The current housing boom has Dallas solidly in its grip. As in many cities around the US, prices are soaring, buyers are going nuts, sellers run the show, realtors are laughing all the way to the bank, and the media are having a field day. Nationwide, the median price of existing homes, at $236,400, as the National Association of Realtors sees it, is now 2.7% higher than it was even in July 2006, the insane peak of the crazy housing bubble that blew up with such spectacular results. Housing Bubble 2 has bloomed into full magnificence: In many cities, the median price today is far higher, not just a little higher, than it was during the prior housing bubble, and excitement is once again palpable. Buy now, or miss out forever! A buying panic has set in. And so the July edition of D Magazine – “Making Dallas Even Better,” is its motto – had this enticing cover titled, “The Great Dallas Land Rush”: “Dallas Real Estate 2015: The Hottest Market Ever,” the subtitle says. But despite the current “buying panic,” the soaring prices, and all the hoopla round them, there is a fly in the ointment: overall homeownership is plunging. The homeownership rate dropped to 63.4% in the second quarter, not seasonally adjusted, according to a new report by the Census Bureau, down 1.3 percentage points from a year ago. The lowest since 1967!
– Wolf Street Article, July 30, 2015
Dallas Still Top U.S. Market For Home Price Gains
The Dallas area at midyear was still leading the country in home price gains, according to a new report by CoreLogic. Dallas-area home sales prices were 8.6 percent higher in June than in the same month in 2014, according to a just-released report. Nationwide home prices were 6.5 percent higher year-over-year. “The stronger appreciation was registered in cities with limited inventory and strong homebuyer activity,” Frank Nothaft, chief economist for CoreLogic, said in a statement. Houston was second among the top cities with a 7.4 percent annual price gain, followed by New York at 6.2 percent. The Dallas area has been topping the country in home price increases for several months in CoreLogic’s surveys. North Texas home prices are now at record levels and the annual price increases are more than twice long term average appreciation.
– Dallas Morning News, August 4, 2015
No Housing Bubble in Sight
Surging home sales and prices raise affordability questions. Statistically speaking, housing is on a roll. Year-to-date home sales are up 6.3 percent and prices in May were 7.9 percent higher than a year earlier. The trends are expected to stay positive and are likely to boost business dollar volume by as much as 15 percent in 2015. These statistics don’t even include new-home construction, which is growing at a strong clip as well. But this rosy picture does raise concerns about affordability. After all, wages are rising by only 2 percent annually and renters are getting squeezed, having to endure 4 percent rate hikes while home prices accelerate more quickly. In addition, mortgage rates have notched their highest level of the year, reaching about 4 percent in June, and should continue to rise well into next year. Some armchair analysts have suggested that we’re entering a new housing market bubble. But hard facts suggest otherwise. Underlying conditions today are fundamentally different from the bubble of a decade ago. Back then, credit was easy to obtain and home sales were running at more than 8.5 million a year (existing and new homes combined). New-home construction volume topped 2 million annually.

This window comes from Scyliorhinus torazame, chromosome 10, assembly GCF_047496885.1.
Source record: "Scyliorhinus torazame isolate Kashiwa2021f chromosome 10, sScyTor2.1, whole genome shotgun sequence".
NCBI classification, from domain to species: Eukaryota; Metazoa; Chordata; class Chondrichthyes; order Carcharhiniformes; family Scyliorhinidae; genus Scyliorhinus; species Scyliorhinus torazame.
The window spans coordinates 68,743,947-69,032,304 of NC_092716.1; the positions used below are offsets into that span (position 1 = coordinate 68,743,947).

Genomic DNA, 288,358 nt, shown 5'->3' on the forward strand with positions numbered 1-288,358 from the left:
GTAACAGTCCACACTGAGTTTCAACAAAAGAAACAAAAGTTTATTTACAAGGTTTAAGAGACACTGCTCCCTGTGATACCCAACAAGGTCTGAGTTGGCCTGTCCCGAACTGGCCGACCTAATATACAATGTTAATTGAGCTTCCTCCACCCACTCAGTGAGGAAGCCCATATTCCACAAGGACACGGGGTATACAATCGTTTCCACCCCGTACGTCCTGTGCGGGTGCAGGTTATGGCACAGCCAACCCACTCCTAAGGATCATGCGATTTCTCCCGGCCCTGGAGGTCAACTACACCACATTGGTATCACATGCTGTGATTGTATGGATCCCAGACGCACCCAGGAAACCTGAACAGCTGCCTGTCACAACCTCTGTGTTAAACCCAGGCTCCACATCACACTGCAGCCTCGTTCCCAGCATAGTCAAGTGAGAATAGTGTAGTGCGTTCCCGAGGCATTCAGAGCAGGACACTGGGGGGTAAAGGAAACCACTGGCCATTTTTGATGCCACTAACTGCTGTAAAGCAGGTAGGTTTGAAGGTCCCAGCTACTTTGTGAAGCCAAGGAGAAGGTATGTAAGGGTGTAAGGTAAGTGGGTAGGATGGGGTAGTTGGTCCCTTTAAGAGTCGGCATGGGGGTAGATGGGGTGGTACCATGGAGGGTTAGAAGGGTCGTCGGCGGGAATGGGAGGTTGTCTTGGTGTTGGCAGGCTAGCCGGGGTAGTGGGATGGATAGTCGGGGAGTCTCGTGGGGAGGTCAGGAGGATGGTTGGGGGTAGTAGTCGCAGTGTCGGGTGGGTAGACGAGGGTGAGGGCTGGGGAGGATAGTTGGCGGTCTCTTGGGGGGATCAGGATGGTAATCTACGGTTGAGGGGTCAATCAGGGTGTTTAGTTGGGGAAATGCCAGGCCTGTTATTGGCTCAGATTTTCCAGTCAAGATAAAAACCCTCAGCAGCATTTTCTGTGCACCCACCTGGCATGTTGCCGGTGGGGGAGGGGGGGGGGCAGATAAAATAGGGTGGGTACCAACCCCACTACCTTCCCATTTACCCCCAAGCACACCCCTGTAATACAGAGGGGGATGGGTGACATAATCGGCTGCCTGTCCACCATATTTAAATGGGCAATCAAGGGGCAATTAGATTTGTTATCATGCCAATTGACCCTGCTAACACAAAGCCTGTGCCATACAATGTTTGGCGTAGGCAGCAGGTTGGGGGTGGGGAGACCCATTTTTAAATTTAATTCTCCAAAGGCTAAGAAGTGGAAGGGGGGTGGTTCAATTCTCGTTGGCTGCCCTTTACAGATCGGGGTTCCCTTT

By comparison, credit today is extremely tight, which has led to an unusually high level of all-cash sales. Home sales are barely over 5 million and new-home construction is barely scratching 1 million units. Meanwhile, for the past eight years, total mortgage balances have fallen. The reasons show what’s changed from 10 years ago: Home owners are paying their mortgages on time and few are seeking cash-out refinances. It’s fair to ask, though, whether at some point affordability problems will choke off home buying. That’s possible. But here’s my thinking about what could neutralize those fears. After running various scenarios, I expect home prices to rise continuously as long as mortgage rates remain under 6 percent. Early in the summer, the average rate was 4 percent. It may rise to 5.5 percent by the end of next year. Should mortgage rates cross the 6 percent mark, maybe two years down the road, then either home prices will be flat or other forces will be evident. Going forward, keep in mind that robust job creation and meaningful increases in income levels will help propel home prices. For now, though, no bubble or impending crash is in sight.
– Lawrence Yen, NAR, July 2015